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Grasberg mine open pit.
Grasberg mine open pit.
The Grasberg Mine is the largest gold mine and the third largest copper mine in the world. It is located in the province of Papua in Indonesia near Puncak Jaya, the highest mountain in Papua, and it has 19,500 employees. It is mostly owned by Freeport-McMoRan, which owns 90.64% of PT Freeport Indonesia, the principal operating subsidiary in Indonesia, including 9.36% owned through its wholly owned subsidiary, PT Indocopper Investama. The Government of Indonesia owns the remaining 9.36% of PT Freeport Indonesia. FCX operates under an agreement with the Government of Indonesia, which allows Freeport to conduct exploration, mining and production activities in a 24,700-acre area (Block A). It also conducts exploration activities in an approximate 500,000-acre area (Block B). All of Freeport's proven and probable mineral reserves and current mining operations are located in Block A. The 2006 production was 610,800 tonnes of copper; 58,474,392 grams of gold; and 174,458,971 grams of silver.
In 1936, Dutch geologist Jean Jacques Dozy was a member of an expedition that scaled Mount Carstensz, the highest mountain in the Dutch East Indies. While there, he made notes of a peculiar black rock with greenish coloring, and spent several weeks estimating the extent of the gold and copper deposits. In 1939, he filed a report about the Ertsberg (Dutch for "ore mountain"). He was working for Nederlandsche Nieuw Guinea Petroleum Maatschappij (NNGPM), an exploration company formed by Shell in 1935, with 40% Standard Vacuum Oil (Mobil) interest and 20% Far Pacific investments (Chevron subsidiary).
In March 1959 the New York Times published an article revealing the Dutch were searching for the mountain source of alluvial gold which had been flowing into the Arafura Sea. Geologist Forbes Wilson, working for the Freeport mining company in August 1959 after reading Dozy's 1936 report, immediately prepared to explore the Ertsberg site. In 1960 the expedition, led by Forbes Wilson and Del Flint, confirmed the huge copper deposits at the Ertsberg. It was financed by Freeport Sulphur, whose directors included Godfrey Rockefeller, Texaco chairman Augustus Long, and Robert Lovett.
In 1963, Dutch New Guinea was transferred to Indonesia, and the mine was the first under the new Suharto administration's (see New Order) 1967 foreign investment laws intended to attract foreign investment to Indonesia's then ruined economy. Built at 4,100 metres (14,000 ft) above sea level in one of West Papua's most remote areas, it involved a capital and technology input well beyond Indonesia's resources at the time. Construction cost was $US175 million, $US55 million above the original budget. A 116 km road and pipeline, port, airstrip, power plant and a new town called "Tembagapura" (literally: copper town) were built. It officially opened in 1973 (although the first ore shipment was in December 1972), and was expanded by Ertsberg East, which opened in 1981. Steep aerial tramways are used to transport equipment and people. Ore is dropped 600 metres (2,000 ft) from the mine, concentrated and mixed with water to form a 60:40 slurry. The slurry is then pumped through a 166 km pipeline through mountains, jungle and swamp to the port at Amamapare, dried and shipped. Each tonne of dry concentrate contains 317 kilograms of copper, 30 grams of gold and 30 grams of silver.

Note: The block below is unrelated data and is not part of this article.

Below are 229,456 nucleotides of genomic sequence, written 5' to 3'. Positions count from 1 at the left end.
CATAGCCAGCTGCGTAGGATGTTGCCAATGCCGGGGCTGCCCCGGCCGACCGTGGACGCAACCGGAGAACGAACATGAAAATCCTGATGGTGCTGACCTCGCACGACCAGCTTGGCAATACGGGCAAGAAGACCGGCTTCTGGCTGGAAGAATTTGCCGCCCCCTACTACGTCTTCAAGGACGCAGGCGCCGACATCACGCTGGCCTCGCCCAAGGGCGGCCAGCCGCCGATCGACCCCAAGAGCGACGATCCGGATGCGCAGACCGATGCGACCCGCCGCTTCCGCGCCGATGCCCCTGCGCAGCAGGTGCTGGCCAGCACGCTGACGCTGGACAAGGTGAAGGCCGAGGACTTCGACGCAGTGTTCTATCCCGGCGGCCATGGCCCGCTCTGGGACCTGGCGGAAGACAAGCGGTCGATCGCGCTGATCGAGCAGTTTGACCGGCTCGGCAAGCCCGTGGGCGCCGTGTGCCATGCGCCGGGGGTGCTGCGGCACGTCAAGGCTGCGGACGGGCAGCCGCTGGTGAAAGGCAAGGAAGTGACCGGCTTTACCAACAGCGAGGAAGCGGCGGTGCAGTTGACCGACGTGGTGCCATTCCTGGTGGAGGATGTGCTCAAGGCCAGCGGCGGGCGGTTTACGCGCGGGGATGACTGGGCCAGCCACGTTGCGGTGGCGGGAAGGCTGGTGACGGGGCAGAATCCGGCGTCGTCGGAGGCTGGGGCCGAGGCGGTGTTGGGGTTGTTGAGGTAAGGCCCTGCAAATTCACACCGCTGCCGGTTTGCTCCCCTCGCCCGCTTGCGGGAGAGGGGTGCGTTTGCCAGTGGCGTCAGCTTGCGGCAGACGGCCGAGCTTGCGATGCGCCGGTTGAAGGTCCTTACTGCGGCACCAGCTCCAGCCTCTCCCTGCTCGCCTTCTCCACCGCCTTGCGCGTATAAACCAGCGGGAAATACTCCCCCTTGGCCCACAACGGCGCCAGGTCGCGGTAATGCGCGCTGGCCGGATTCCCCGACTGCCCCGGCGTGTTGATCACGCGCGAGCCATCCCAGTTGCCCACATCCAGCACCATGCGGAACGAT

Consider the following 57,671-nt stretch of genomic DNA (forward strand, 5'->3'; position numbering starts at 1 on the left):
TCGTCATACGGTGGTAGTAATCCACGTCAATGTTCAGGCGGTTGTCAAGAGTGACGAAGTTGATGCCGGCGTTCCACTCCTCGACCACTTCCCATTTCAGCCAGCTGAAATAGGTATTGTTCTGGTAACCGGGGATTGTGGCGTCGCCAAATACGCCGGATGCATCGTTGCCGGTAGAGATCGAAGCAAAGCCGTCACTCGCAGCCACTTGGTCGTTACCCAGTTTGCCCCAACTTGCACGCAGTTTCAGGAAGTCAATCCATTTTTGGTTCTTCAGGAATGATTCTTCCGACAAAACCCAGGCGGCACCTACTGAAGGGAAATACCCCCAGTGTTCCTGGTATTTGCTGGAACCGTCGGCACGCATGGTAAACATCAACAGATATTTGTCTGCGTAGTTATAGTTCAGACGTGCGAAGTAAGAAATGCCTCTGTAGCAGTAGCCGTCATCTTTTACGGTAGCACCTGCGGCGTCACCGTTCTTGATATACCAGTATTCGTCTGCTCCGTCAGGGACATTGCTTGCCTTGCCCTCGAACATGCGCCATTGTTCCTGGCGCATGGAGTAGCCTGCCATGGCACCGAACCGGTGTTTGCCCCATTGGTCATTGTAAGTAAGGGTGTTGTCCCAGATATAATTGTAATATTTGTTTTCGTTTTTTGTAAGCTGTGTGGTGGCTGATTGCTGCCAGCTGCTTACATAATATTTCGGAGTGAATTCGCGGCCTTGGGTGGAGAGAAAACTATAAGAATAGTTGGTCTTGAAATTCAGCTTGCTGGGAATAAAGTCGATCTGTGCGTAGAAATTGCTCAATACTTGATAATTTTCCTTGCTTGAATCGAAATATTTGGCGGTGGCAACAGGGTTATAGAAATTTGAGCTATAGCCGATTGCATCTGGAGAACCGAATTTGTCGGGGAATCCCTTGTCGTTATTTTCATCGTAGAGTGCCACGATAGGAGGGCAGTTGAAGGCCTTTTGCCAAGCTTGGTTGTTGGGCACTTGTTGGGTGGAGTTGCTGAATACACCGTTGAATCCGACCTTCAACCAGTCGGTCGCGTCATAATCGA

In 1977 the rebel group Free Papua Movement attacked the mine. The group dynamited the main slurry pipe, which caused tens of millions of dollars in damage, and attacked the mine facilities. The Indonesian military reacted harshly, killing at least 800 people.
By the mid-1980s, the original mine had been largely depleted. Freeport explored for other deposits in the area. In 1988, Freeport identified reserves valued at $40 billion at Grasberg (Dutch, "Grass Mountain"), just 3 kilometres (1.9 miles) from the Ertsberg mine. The winding road to Grasberg, the H.E.A.T. (Heavy Equipment Access Trail), was estimated to require $12 million to $15 million to be built. An Indonesian road-builder who had contributed to the Ertsberg road took a bulldozer and drove it downhill sketching the path. The road cost just $2 million when completed.
The 2003–2006 boom in copper prices increased the profitability of the mine. The extra consumption of copper for Asian electrical infrastructure overwhelmed copper supply and caused prices to increase from around $1500/ton to $8100/ton ($0.70/lb to $4.00/lb).
The workings include a very large open pit mine, an underground mine and four concentrators. The open pit mine – which forms a mile-wide crater at the surface – is a high-volume, low-cost operation, producing more than 67 million tonnes of ore and providing over 75% of the mill feed in 2006.
Ore undergoes primary crushing at the mine, before being delivered by ore passes to the mill complex for further crushing, grinding and flotation. Grasberg’s milling and concentrating complex is the largest in the world, with four crushers and two giant semi-autogenous grinding (SAG) units processing a daily average of 240,000 metric tonnes of ore in 2006.
A flotation reagent is used to separate a copper-gold concentrate from the ore. Slurry containing the copper-gold concentrate is delivered by three pipelines to the seaport of Amamapare, over 70 miles away, where it is dewatered. Once filtered and dried, the concentrate – containing copper, gold and silver – is shipped to smelters around the world.